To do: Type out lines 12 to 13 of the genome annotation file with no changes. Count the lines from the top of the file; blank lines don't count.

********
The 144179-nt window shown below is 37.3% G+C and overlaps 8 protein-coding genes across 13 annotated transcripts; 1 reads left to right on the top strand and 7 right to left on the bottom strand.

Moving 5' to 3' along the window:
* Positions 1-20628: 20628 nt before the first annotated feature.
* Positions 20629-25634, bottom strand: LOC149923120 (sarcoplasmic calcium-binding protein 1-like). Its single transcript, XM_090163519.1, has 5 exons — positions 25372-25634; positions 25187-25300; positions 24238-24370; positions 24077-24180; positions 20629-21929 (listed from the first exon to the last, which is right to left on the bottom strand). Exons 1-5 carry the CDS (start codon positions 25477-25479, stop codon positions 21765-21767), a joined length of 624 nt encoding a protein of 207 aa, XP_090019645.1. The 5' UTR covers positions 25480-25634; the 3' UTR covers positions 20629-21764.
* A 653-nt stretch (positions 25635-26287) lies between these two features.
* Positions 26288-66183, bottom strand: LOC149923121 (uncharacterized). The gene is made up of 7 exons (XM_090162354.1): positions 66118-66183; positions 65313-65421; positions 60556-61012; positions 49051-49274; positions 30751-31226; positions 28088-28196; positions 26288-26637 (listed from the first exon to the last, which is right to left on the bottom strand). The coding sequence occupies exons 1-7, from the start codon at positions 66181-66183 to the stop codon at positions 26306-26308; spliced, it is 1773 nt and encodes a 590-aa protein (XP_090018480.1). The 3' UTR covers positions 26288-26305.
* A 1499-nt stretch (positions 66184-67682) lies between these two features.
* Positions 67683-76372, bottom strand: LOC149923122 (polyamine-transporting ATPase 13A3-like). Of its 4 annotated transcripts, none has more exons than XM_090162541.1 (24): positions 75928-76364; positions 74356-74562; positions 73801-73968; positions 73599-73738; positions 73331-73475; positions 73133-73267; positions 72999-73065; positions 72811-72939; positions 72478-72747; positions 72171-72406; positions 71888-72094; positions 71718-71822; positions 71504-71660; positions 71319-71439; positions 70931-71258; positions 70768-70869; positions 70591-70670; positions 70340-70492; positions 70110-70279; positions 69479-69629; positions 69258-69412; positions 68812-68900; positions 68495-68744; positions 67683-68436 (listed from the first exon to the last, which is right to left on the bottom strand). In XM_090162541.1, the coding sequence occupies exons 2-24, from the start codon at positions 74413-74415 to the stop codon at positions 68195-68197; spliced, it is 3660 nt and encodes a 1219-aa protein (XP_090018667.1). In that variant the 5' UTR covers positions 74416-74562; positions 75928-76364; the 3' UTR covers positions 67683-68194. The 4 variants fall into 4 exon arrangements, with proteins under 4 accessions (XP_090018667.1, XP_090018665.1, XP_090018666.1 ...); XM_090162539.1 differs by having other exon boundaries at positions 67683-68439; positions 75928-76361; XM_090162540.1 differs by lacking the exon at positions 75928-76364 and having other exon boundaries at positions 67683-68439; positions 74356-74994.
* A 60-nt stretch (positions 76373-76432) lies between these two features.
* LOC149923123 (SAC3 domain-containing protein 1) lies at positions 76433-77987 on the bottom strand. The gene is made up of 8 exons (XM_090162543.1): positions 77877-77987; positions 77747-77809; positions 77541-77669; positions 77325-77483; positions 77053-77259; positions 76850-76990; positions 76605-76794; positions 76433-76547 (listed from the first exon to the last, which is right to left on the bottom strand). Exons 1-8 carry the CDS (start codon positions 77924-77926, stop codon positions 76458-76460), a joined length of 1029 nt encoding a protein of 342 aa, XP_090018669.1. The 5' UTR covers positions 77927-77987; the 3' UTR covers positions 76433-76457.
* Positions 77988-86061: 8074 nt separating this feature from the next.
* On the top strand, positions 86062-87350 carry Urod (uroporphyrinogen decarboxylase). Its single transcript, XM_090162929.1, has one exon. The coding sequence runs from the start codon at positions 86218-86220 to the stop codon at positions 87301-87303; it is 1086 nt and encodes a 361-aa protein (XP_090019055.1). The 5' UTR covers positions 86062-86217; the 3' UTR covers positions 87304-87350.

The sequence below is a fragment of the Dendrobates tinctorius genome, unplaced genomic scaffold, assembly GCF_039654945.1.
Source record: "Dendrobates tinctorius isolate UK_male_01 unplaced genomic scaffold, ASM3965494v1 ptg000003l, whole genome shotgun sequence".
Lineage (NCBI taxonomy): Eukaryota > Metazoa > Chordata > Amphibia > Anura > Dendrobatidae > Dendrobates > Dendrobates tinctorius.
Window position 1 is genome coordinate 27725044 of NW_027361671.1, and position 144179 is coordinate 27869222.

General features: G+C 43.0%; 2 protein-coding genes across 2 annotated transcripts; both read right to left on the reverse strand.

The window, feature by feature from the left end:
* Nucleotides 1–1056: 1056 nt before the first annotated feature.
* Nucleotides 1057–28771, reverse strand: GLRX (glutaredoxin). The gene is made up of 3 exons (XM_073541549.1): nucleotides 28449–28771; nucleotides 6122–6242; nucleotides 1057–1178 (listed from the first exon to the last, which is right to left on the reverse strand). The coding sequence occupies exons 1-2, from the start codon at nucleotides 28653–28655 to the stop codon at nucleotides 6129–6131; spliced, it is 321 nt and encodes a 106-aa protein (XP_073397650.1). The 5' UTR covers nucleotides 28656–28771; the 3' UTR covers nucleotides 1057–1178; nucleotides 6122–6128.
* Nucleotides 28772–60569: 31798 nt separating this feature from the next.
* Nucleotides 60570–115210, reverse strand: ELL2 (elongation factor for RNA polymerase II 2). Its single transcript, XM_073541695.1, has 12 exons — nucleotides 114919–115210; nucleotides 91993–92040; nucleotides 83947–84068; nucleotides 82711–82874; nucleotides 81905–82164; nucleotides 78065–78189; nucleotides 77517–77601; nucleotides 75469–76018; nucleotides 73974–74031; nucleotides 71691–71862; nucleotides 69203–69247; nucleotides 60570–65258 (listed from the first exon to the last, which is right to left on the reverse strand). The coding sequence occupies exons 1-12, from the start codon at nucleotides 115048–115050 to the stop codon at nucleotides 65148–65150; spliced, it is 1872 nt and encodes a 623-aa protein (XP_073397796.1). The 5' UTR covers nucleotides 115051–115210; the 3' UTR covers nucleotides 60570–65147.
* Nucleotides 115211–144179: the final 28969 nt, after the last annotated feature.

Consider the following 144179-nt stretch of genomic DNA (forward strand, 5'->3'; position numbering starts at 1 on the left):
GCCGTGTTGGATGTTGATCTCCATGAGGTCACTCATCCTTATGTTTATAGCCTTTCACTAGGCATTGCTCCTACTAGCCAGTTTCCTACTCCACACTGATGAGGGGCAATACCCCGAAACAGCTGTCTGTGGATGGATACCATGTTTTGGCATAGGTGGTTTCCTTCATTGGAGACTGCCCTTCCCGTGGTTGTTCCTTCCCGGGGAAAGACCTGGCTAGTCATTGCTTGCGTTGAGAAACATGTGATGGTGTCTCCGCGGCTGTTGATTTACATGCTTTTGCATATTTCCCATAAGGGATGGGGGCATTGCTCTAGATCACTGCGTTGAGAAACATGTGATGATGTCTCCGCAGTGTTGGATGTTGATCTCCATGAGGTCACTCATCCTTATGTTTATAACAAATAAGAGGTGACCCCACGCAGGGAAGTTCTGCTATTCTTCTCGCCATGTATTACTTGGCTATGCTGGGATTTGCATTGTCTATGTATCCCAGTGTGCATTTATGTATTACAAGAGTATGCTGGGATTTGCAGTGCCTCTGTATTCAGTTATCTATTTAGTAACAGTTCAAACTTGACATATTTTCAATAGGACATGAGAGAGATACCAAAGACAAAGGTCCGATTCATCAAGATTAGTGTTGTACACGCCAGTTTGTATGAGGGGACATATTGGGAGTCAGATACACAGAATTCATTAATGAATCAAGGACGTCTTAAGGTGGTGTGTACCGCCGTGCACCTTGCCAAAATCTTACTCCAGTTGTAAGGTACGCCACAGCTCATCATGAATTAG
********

* On the top strand, positions 86062-87350 carry Urod (uroporphyrinogen decarboxylase). Its single transcript, XM_090162929.1, has one exon. The coding sequence runs from the start codon at positions 86218-86220 to the stop codon at positions 87301-87303; it is 1086 nt and encodes a 361-aa protein (XP_090019055.1). The 5' UTR covers positions 86062-86217; the 3' UTR covers positions 87304-87350.

The sequence below is a fragment of the Dendrobates tinctorius genome, unplaced genomic scaffold, assembly GCF_039654945.1.